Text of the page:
Want the word on the next big thing for 2006? Video on the Net.

Want examples? Telcos like Verizon (NYSE:VZ), BellSouth (NYSE:BLS), and Motley Fool Stock Advisor pick SBC (NYSE:SBC) are spending billions on building out Internet Protocol television, or IPTV. AOL plans to release old TV shows on the Internet on its own IPTV project, In2TV. Apple has recently launched the video iPod, on which you can view reruns of some Disney (NYSE:DIS) shows. Companies like Yahoo! (NASDAQ:YHOO), Google (NASDAQ:GOOG), and Blinkx are developing search engines to locate video. And traditional media companies are creating broadband video channels, such as from E.W. Scripps (NYSE:SSP), which owns cable properties including HGTV and Food Network.

This week, we saw a new deal: AOL, IAC/InterActiveCorp, Allen & Co., and Hearst invested $16.2 million in video upstart Brightcove Networks. In fact, the CEO of IAC/InterActive, Barry Diller, will join the board of the tiny company.

Jeremy Allaire founded Brightcove in early 2004. Before this, he was an innovator in developing Web programming tools, such as ColdFusion. He sold his company to Macromedia, where he helped develop the popular graphics technology known as Flash.

Brightcove is essentially a platform to allow video creators to host and deliver content to consumers and, more importantly, get paid for it (through advertising or subscriptions). But to succeed, Brightcove needs compelling content and strong distribution. That's why the company is striking deals with giant media companies. For example, in this week's deal, Brightcove also has a distribution agreement with AOL.com. It's also likely that Brightcove will strike distribution deals with IAC, Hearst, and other media companies.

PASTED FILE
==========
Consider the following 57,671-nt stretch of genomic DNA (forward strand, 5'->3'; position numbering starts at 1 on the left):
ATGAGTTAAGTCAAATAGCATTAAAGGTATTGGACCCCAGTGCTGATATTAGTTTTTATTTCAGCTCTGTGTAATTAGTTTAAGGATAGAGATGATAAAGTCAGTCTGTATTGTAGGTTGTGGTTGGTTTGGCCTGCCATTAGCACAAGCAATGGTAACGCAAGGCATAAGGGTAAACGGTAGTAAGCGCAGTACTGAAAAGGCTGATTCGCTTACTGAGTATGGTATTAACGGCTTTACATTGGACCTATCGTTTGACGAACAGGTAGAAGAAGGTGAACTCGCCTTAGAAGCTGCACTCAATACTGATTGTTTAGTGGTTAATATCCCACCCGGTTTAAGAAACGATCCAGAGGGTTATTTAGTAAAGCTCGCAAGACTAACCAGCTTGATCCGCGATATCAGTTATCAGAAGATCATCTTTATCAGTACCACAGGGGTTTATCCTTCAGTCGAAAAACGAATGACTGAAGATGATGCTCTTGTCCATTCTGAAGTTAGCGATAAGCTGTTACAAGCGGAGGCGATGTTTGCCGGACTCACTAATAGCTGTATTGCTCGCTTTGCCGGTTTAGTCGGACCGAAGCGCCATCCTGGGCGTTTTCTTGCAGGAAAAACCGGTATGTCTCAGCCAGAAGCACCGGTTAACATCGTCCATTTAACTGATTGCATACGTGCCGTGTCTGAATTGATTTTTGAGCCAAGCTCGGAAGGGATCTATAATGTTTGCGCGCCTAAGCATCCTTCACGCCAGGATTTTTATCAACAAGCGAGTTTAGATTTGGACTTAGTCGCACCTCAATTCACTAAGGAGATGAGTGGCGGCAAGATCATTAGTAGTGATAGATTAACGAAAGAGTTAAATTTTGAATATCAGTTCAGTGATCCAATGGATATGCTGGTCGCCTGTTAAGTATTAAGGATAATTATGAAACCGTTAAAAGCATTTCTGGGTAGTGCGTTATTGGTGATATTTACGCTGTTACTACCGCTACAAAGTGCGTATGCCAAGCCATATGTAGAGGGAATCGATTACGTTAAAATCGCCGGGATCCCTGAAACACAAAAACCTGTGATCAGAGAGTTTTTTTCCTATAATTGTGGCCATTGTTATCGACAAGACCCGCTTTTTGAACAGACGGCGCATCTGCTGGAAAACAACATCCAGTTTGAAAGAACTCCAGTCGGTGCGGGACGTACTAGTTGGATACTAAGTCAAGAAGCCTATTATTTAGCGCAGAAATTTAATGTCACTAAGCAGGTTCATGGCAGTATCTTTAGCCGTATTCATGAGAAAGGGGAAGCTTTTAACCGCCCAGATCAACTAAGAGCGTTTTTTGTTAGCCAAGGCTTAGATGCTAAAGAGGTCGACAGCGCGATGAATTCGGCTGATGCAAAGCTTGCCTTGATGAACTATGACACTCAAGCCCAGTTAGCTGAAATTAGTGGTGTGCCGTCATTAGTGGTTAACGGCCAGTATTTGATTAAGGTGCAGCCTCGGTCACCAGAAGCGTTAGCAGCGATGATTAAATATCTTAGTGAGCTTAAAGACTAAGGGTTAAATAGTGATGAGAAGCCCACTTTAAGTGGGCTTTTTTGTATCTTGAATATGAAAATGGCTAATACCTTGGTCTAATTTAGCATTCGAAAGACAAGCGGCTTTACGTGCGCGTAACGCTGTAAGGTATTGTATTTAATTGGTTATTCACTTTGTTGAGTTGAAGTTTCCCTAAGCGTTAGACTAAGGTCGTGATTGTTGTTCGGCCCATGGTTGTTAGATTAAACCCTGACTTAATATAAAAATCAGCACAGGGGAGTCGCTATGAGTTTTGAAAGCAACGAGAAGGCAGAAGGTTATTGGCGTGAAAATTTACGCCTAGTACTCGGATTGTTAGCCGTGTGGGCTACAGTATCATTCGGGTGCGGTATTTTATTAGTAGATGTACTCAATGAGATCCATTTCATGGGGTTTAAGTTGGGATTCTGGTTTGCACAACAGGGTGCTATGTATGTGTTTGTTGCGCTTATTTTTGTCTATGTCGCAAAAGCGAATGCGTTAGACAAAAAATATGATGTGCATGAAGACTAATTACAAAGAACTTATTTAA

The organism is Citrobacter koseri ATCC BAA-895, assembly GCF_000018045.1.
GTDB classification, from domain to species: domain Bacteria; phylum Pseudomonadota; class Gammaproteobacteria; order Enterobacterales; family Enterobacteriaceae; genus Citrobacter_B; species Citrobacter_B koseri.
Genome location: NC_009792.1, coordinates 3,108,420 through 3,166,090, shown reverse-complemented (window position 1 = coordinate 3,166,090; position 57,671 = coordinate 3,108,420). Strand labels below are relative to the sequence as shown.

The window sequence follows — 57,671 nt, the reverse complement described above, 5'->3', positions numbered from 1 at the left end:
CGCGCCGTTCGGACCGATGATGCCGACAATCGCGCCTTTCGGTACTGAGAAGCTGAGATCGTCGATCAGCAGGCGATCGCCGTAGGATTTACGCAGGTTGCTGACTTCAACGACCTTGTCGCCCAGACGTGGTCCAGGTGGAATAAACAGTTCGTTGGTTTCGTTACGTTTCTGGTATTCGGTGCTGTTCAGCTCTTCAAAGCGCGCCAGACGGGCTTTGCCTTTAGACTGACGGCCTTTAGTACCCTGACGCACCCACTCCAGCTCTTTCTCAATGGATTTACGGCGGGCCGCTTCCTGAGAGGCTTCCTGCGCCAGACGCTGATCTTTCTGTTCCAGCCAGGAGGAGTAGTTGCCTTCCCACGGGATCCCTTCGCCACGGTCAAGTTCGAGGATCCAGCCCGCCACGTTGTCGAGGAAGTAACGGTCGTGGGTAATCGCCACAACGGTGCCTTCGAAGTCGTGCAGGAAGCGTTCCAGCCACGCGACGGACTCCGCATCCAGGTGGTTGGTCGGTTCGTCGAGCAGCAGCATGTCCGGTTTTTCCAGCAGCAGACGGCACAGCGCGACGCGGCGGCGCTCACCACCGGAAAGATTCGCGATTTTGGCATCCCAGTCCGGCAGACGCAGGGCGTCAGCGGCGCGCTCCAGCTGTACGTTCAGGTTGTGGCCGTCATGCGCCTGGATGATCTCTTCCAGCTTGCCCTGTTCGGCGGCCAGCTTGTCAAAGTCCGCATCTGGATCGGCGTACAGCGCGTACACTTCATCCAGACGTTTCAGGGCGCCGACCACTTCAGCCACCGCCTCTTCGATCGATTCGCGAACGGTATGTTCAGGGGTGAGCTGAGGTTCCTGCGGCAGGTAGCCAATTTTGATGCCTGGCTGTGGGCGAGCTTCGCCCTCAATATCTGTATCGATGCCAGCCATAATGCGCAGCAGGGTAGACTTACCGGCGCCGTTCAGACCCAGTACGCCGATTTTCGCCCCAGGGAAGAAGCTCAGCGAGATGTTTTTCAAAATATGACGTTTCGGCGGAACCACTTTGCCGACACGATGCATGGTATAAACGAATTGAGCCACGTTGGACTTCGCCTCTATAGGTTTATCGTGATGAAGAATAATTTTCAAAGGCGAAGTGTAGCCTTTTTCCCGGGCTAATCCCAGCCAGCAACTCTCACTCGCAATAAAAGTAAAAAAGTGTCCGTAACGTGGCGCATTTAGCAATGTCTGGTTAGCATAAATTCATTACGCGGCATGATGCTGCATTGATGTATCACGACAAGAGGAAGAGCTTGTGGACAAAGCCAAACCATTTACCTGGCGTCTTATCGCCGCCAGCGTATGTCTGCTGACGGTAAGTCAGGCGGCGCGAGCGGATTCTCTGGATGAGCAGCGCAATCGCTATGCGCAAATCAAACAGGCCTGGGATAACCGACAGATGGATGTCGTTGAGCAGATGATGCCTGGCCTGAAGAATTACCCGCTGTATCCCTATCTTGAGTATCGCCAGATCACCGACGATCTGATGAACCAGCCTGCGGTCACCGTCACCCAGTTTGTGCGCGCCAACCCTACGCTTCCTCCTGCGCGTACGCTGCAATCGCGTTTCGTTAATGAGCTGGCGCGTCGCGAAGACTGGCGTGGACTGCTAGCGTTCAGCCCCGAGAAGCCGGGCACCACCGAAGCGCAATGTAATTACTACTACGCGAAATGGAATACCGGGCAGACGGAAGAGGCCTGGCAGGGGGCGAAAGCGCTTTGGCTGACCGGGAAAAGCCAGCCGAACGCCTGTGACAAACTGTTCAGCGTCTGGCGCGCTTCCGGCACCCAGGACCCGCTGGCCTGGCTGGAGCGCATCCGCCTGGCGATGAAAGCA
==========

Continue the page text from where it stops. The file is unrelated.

But the Brightcove system won't be only for major content providers. The company plans to launch a self-service product that allows smaller content creators to distribute and monetize their work.

So why is Internet TV becoming a reality? For starters, consumers are becoming more accustomed to getting content on demand. Think Google searches, TiVo, iPod, cell phones, computer game consoles, etc. -- though it's hard to definitively gauge whether a widespread, longer-term shift is taking place. "I can see where consumers will interact with TV as if it were a Google search, not a passive activity," said Suranga Chandratillake, the CEO and founder of Blinkx.

Next, the costs of broadband are falling drastically. According to a recent report from the Kelsey Group, the cost of delivering a one-hour stream of video on the Net is a mere $0.09.

Also, Internet television allows for much more targeted and relevant advertising. Let's say you download Live and Let Die. At the end of the movie, it gives you the times for a local showing of the newest James Bond film. And, of course, you'll be able to buy the tickets online.

"Online video permits all the varieties of targeting that the Internet permits: behavioral, local, and contextual," said Greg Sterling, the program director at The Kelsey Group.

But don't expect this brave new world to come to pass immediately. Actually, this appears to be the investment stage for this trend, which means profits are likely to be in the long term. "I think we're in the first or second inning," said Jeremy Allaire. "But there is certainly a lot at stake. After all, television is a $350 billion industry worldwide."

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Fool contributor Tom Taulli does not own shares mentioned in this article.

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